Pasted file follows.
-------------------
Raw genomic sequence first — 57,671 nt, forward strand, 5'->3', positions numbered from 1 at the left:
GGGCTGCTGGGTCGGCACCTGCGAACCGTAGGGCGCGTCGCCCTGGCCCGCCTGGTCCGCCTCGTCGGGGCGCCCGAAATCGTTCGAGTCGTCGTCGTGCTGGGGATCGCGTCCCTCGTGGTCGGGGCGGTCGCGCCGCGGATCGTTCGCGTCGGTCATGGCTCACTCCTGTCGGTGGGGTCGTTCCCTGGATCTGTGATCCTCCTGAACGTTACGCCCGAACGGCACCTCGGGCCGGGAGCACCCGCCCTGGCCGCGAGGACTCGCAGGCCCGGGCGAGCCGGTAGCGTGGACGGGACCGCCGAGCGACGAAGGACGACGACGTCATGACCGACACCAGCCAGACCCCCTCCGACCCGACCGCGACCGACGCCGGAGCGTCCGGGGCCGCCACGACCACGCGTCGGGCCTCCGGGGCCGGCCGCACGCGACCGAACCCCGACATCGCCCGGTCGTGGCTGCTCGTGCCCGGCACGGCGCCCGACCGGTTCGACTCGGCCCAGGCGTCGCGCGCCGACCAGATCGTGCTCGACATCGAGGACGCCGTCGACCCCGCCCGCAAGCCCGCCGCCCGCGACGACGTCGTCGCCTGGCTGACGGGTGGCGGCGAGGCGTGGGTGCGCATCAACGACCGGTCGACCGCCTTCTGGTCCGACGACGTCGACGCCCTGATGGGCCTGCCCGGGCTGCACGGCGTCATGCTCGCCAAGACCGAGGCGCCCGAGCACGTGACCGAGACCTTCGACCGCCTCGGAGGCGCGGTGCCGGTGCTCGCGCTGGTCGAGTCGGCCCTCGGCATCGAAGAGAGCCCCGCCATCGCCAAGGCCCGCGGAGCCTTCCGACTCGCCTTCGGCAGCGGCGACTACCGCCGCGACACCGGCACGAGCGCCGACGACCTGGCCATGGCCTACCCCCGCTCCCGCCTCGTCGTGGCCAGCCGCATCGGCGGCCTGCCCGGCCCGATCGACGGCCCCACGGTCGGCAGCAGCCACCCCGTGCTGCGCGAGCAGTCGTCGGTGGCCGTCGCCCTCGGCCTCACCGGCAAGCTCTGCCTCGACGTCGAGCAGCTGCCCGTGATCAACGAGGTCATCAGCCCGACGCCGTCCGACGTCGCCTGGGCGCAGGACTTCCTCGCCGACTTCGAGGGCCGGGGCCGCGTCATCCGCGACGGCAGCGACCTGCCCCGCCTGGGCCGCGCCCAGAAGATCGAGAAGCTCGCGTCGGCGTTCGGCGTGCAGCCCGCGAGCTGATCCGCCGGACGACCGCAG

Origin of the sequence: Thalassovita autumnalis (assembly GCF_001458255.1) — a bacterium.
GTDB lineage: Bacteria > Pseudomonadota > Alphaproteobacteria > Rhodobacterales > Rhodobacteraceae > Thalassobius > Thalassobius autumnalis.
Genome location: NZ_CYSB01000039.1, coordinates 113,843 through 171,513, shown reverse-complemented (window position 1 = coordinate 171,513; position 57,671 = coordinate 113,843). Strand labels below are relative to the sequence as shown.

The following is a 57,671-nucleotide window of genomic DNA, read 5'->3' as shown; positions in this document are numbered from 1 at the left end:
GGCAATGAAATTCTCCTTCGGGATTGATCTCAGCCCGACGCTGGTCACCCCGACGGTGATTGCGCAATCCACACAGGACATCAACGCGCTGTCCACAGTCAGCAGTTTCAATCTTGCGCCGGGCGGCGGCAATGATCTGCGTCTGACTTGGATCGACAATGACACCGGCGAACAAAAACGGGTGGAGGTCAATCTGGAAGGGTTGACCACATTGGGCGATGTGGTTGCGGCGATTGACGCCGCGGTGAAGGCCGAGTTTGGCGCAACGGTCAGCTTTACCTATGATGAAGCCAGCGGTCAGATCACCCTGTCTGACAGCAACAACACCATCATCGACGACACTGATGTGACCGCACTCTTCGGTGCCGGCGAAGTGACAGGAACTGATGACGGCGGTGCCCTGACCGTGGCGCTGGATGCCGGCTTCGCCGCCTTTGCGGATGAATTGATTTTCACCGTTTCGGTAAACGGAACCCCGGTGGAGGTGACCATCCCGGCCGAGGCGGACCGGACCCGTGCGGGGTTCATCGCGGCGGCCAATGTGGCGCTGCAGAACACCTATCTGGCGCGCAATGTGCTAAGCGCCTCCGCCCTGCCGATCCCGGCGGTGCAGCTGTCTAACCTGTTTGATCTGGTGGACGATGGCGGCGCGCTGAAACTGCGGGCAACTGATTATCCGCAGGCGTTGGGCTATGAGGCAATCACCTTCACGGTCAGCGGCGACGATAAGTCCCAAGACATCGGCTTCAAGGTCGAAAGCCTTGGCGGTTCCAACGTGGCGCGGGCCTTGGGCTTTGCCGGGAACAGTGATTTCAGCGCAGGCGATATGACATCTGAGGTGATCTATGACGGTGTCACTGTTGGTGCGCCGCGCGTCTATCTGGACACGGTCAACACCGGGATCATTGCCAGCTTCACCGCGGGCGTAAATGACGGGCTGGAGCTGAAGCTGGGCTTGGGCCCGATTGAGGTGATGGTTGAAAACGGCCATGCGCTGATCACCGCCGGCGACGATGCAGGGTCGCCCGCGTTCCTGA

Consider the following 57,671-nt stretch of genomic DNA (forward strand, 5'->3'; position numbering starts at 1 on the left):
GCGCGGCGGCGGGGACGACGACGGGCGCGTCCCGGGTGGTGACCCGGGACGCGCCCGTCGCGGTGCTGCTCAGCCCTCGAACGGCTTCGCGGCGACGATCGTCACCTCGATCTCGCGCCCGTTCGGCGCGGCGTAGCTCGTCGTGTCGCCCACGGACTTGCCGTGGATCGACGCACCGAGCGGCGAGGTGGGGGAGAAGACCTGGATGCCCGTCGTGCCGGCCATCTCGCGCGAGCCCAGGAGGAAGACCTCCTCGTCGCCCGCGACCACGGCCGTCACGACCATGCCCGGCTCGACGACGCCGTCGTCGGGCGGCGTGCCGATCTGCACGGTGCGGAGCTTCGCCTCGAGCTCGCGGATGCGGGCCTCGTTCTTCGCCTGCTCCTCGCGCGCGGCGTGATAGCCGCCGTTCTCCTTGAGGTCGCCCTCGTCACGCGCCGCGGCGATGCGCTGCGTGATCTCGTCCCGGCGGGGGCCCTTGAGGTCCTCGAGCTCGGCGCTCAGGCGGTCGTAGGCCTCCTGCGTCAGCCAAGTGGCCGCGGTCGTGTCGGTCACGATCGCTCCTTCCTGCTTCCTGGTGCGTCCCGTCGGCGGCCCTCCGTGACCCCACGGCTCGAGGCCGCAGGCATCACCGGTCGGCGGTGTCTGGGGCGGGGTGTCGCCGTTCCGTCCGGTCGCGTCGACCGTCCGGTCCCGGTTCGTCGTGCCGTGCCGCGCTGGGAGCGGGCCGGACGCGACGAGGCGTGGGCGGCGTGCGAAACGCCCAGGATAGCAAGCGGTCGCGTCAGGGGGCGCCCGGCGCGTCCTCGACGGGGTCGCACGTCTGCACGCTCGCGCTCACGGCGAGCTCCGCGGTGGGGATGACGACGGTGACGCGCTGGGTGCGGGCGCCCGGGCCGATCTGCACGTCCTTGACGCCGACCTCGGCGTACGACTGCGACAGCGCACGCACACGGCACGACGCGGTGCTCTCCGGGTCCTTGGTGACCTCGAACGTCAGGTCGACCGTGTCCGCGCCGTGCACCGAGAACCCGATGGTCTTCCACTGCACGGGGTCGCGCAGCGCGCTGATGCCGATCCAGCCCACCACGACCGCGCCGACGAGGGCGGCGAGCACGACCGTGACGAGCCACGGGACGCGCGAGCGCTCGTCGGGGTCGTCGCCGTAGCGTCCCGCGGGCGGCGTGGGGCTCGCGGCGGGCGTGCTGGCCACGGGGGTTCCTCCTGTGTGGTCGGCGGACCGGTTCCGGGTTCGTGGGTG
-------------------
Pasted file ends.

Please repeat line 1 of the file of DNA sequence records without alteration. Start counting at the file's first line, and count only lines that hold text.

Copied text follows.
Raw genomic sequence first — 57,671 nt, forward strand, 5'->3', positions numbered from 1 at the left: